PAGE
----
"The advantage of this is that it actually doesn’t cost anything," said Karen May, a vice president at Google, explaining how her company offers "mindfulness" classes to its employees.
Mindfulness is a New Age kind of meditation that focuses on the present moment "non-judgmentally," tracing its origins to Buddhism. The growing phenomenon was the subject of a 60 Minutes segment on Sunday, for which May and other fans of the practice were interviewed.
"We’re just asking you to sit and know that you’re sitting," explained Jon Kabat-Zinn, the founder of mindfulness-based stress reduction (MBSR) and author of the book Wherever You Go, There You Are. "When you’re in the shower next time check and see if you’re in the shower," he advised viewers.
The segment featured Rep. Tim Ryan (D., Ohio), a so-called "rock star among mindfulness evangelists" who earmarked nearly $1 million to teach mindfulness to preschool students in his district. The $982,000 project provided deep breathing exercises, and "Peace Corners" for kids in Youngstown, Ohio.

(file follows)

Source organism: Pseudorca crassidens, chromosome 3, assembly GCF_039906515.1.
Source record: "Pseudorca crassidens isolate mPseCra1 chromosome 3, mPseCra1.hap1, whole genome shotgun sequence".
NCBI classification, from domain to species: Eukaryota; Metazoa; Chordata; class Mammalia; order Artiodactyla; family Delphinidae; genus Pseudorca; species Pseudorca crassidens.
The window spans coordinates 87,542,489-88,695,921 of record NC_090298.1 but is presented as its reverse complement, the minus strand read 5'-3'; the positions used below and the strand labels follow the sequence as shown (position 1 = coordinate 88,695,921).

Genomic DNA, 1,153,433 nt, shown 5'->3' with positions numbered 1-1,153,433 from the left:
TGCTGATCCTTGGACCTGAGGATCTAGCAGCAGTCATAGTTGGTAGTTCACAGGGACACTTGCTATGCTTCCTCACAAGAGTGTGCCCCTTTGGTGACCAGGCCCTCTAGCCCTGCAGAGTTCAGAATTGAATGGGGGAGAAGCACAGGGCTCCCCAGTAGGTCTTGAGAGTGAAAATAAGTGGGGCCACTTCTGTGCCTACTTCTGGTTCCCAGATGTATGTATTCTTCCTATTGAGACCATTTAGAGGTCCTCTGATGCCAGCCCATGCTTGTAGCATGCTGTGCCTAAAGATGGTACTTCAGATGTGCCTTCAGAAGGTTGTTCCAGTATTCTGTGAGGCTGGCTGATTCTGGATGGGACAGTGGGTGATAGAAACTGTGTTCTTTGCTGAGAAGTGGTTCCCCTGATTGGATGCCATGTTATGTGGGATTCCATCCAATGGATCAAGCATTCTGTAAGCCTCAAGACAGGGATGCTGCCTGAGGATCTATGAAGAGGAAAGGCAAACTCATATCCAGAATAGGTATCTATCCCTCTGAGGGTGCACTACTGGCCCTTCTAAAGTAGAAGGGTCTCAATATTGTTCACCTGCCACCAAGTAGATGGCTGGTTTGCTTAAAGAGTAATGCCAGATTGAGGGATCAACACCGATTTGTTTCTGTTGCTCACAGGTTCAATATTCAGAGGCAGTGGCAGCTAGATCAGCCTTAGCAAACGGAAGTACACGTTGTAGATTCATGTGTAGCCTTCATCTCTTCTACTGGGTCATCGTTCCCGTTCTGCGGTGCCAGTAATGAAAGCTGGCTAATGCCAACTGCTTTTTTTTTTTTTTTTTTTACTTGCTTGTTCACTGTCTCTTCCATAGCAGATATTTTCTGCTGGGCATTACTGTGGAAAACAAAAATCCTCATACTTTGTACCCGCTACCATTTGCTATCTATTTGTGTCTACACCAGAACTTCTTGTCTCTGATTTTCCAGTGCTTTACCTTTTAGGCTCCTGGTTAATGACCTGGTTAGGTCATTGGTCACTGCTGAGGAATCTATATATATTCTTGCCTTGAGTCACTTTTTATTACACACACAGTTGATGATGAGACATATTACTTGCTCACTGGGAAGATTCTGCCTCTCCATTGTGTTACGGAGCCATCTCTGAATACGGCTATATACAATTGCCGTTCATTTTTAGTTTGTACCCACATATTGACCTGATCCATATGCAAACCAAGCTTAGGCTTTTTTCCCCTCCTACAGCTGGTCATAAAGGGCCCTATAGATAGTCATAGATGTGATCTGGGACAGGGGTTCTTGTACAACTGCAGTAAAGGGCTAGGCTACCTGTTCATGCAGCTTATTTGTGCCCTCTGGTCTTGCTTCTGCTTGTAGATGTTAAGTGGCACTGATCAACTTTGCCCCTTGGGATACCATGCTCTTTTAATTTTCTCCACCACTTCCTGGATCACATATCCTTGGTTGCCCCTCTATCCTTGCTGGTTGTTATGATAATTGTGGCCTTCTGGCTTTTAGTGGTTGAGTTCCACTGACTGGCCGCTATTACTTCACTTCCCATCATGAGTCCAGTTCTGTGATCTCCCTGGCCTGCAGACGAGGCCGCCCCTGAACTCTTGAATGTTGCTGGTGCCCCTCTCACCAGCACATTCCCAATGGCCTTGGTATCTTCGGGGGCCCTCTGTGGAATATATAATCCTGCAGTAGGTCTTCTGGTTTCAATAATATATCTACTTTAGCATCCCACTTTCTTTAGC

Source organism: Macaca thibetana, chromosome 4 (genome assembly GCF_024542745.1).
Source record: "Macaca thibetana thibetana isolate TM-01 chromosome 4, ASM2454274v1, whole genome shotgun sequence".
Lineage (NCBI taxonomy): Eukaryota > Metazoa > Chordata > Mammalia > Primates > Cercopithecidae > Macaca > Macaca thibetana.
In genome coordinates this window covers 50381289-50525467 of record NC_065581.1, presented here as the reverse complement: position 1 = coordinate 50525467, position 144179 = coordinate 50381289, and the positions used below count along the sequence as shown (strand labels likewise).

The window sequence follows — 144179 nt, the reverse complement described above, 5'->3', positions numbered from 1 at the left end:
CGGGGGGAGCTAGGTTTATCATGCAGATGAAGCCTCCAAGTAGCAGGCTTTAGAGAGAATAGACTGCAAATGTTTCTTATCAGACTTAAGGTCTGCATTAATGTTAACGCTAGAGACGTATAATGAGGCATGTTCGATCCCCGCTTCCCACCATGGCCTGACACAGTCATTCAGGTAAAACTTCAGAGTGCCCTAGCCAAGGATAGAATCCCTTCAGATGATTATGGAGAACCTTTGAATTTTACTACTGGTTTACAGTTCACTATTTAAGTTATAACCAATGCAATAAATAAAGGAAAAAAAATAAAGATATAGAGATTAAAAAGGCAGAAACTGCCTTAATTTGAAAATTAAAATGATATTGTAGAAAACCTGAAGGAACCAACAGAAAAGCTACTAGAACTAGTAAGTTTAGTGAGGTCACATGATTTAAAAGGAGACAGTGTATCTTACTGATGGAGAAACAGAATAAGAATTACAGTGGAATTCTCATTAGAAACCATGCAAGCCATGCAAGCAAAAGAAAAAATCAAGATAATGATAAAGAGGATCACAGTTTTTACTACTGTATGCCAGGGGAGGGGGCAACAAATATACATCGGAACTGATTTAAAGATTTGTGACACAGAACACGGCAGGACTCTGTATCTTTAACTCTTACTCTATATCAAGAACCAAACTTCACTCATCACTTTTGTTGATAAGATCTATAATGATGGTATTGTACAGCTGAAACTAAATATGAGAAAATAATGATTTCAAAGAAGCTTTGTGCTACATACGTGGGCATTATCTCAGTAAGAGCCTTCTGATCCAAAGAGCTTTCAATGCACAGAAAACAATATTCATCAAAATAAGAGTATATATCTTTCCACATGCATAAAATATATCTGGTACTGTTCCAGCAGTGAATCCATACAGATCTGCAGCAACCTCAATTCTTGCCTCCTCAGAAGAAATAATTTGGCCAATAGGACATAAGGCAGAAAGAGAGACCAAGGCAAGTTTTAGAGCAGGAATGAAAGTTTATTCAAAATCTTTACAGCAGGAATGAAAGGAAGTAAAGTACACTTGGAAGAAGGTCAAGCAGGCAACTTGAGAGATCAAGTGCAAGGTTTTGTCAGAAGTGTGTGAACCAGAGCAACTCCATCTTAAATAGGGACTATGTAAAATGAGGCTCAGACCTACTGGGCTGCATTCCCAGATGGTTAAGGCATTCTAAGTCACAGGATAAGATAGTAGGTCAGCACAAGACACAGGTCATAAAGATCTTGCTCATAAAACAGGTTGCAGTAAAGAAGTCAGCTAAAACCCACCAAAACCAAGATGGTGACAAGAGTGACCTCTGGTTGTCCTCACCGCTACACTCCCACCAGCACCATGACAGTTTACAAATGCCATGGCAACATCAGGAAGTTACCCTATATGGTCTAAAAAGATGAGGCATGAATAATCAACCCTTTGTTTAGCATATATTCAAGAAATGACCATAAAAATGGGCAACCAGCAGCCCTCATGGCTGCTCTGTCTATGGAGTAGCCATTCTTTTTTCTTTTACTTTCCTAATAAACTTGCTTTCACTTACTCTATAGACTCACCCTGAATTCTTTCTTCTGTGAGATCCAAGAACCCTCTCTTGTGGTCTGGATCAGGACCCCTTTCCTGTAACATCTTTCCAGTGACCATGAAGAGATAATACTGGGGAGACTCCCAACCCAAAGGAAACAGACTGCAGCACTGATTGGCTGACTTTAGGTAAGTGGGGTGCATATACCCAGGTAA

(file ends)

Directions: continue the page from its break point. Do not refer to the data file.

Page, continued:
Ryan said he practices mindfulness on the House Budget Committee and hosts weekly meditation sessions for members and staff. No Republicans attend.
The congressman "really believes it can change America for the better," as does the National Institutes of Health (NIH).
Contrary to May’s assertion, mindfulness has cost taxpayers a fortune. The Washington Free Beacon analyzed 81 active studies on mindfulness that have cost taxpayers more than $100 million. Included in the total were all studies in which mindfulness is used as a central component in the research.
Ryan’s hometown is not the only place where schools are trying out mindfulness at the taxpayer’s expense.
A "school-based mindfulness and yoga intervention to prevent substance use among disadvantaged, urban youth" is costing $749,751 in Baltimore. Innovation Research and Training, Inc., a social sciences firm in Durham, N.C., is conducting two similar studies for elementary students and high schoolers, costing $457,921, and $199,449, respectively.
IRT’s "Master Mind" course involves "mindful breathing, mindful movements, and mindful journeys."
Mindfulness is proposed as the solution for a wide range of diseases and conditions for nearly every demographic.